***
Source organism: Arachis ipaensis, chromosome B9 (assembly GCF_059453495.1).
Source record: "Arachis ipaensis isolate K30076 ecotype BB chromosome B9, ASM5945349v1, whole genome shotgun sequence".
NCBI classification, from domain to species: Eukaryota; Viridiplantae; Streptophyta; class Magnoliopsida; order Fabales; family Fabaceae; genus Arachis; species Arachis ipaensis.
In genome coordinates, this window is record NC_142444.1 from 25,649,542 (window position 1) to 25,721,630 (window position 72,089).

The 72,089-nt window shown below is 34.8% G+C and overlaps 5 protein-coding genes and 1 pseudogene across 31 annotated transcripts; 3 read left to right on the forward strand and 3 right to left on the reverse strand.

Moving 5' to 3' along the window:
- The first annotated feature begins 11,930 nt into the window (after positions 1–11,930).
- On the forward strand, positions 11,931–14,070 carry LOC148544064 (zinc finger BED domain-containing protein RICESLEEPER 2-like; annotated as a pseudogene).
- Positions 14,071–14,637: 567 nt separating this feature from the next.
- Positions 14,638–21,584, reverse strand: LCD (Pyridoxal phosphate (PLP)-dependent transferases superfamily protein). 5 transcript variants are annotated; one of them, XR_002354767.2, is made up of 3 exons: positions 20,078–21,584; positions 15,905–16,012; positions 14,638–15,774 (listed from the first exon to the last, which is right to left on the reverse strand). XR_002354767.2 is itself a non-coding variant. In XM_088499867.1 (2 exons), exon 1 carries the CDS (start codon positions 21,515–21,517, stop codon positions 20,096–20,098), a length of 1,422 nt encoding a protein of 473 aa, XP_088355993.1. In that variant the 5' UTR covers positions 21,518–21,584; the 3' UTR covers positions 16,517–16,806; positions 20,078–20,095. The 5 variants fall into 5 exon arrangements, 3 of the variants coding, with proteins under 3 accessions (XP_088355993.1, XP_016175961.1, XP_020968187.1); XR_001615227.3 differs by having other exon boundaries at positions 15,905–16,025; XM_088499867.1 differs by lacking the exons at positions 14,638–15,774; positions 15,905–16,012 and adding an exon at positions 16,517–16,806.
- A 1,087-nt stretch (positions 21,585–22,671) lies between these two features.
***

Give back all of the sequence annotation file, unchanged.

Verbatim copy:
Source organism: Arachis ipaensis, chromosome B9 (assembly GCF_059453495.1).
Source record: "Arachis ipaensis isolate K30076 ecotype BB chromosome B9, ASM5945349v1, whole genome shotgun sequence".
NCBI classification, from domain to species: Eukaryota; Viridiplantae; Streptophyta; class Magnoliopsida; order Fabales; family Fabaceae; genus Arachis; species Arachis ipaensis.
In genome coordinates, this window is record NC_142444.1 from 25,649,542 (window position 1) to 25,721,630 (window position 72,089).

The 72,089-nt window shown below is 34.8% G+C and overlaps 5 protein-coding genes and 1 pseudogene across 31 annotated transcripts; 3 read left to right on the forward strand and 3 right to left on the reverse strand.

Moving 5' to 3' along the window:
- The first annotated feature begins 11,930 nt into the window (after positions 1–11,930).
- On the forward strand, positions 11,931–14,070 carry LOC148544064 (zinc finger BED domain-containing protein RICESLEEPER 2-like; annotated as a pseudogene).
- Positions 14,071–14,637: 567 nt separating this feature from the next.
- Positions 14,638–21,584, reverse strand: LCD (Pyridoxal phosphate (PLP)-dependent transferases superfamily protein). 5 transcript variants are annotated; one of them, XR_002354767.2, is made up of 3 exons: positions 20,078–21,584; positions 15,905–16,012; positions 14,638–15,774 (listed from the first exon to the last, which is right to left on the reverse strand). XR_002354767.2 is itself a non-coding variant. In XM_088499867.1 (2 exons), exon 1 carries the CDS (start codon positions 21,515–21,517, stop codon positions 20,096–20,098), a length of 1,422 nt encoding a protein of 473 aa, XP_088355993.1. In that variant the 5' UTR covers positions 21,518–21,584; the 3' UTR covers positions 16,517–16,806; positions 20,078–20,095. The 5 variants fall into 5 exon arrangements, 3 of the variants coding, with proteins under 3 accessions (XP_088355993.1, XP_016175961.1, XP_020968187.1); XR_001615227.3 differs by having other exon boundaries at positions 15,905–16,025; XM_088499867.1 differs by lacking the exons at positions 14,638–15,774; positions 15,905–16,012 and adding an exon at positions 16,517–16,806.
- A 1,087-nt stretch (positions 21,585–22,671) lies between these two features.